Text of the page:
- About Hunger
- How to End Hunger
- Our Impact
- Get Involved
Editor’s note: This is the second in a five-part series on transforming assistance in fragile contexts to end hunger.
By Jordan Teague and Rahma Sohail
Fragility is found in almost every world region. Although the degree and kind of fragility varies by context, the underlying factors that lead to it are most often poor governance, discrimination, tension between groups (often leading to armed conflict), and the devastating effects of climate change and poor natural resource management, which can make people’s previous livelihoods impossible and even make land uninhabitable.
It can also cause conflict over scarce resources. All of these factors cause mass displacement of populations. The Levant region, which includes Syria and Lebanon, is no exception.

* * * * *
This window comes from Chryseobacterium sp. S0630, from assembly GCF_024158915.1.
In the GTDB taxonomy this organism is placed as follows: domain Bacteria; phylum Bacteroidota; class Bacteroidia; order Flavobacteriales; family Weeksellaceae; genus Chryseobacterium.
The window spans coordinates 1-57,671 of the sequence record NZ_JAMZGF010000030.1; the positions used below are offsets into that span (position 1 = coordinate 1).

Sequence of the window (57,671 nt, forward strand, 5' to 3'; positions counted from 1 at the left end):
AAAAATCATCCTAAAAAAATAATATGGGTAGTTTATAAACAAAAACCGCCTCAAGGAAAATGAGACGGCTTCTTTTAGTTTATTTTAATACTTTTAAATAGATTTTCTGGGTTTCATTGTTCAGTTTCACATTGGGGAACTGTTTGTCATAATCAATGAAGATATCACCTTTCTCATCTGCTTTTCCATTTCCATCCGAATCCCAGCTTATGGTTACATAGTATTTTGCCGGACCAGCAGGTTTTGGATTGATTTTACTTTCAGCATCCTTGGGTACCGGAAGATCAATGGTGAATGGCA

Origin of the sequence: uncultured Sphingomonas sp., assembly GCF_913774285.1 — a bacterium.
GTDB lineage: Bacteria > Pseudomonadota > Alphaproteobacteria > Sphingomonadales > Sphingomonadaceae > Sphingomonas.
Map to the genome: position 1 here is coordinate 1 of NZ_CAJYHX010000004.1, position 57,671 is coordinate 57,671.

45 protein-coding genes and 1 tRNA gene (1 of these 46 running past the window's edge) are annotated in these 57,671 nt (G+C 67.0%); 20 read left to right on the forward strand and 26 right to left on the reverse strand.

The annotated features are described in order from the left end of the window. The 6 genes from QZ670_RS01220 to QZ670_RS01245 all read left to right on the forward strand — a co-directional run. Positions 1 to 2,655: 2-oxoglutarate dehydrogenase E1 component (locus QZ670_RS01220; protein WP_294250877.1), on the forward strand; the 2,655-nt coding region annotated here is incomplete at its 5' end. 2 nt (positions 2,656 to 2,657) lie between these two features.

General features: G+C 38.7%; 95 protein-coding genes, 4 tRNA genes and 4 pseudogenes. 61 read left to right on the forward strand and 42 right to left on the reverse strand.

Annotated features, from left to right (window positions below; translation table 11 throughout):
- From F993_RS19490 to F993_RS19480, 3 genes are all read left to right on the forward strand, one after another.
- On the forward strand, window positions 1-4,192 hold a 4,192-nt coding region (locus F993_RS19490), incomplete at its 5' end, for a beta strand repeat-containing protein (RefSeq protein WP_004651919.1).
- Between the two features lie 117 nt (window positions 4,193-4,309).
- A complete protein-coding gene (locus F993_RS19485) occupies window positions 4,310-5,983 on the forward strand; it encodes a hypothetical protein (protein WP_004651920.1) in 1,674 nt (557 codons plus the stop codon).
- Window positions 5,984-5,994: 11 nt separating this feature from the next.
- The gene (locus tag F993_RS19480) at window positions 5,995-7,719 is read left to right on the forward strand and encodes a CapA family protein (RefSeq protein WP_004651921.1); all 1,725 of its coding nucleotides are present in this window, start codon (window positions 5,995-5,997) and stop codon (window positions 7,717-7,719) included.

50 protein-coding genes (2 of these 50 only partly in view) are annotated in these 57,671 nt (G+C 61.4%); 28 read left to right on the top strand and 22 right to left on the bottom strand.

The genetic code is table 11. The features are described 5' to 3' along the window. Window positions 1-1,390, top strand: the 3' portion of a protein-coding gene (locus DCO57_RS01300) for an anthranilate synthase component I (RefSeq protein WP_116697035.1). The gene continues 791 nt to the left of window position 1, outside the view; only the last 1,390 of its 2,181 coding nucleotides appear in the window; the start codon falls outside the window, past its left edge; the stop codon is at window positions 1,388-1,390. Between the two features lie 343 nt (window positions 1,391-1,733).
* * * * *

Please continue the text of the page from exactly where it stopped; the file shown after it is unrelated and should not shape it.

Syria has been rife with conflict and internal tensions throughout its post-colonial history, which began with independence from France in 1946. This has been due in large part to tensions among the country’s different social, religious, and political groups and to the autocratic rule of the al-Assad family. The current devastating war began in 2011 with protests against Bashar al-Assad's authoritarian rule, which included using the Syrian military to quash political dissent.
Once the protests became full-blown civil war, the violence proved unstoppable. Nine years later, the conflict continues, although some of the players and motives have changed. According to U.N. estimates, more than 400,000 people have been killed in Syria since the civil war began, while approximately 12 million people—nearly half the population—have been displaced.
Ripple effects have been felt all over the world, with 5.6 million Syrians officially registered as refugees in the neighboring countries of Turkey, Lebanon, and Jordan and in Europe, and 6 million people internally displaced.
The COVID-19 pandemic only made the situation worse. Syria’s health system, once that of a middle-income society, has been devastated by the many years of war. The social and economic lockdowns necessary to control the spread of the virus, although brief in some cases, caused further damage to the fragile economy.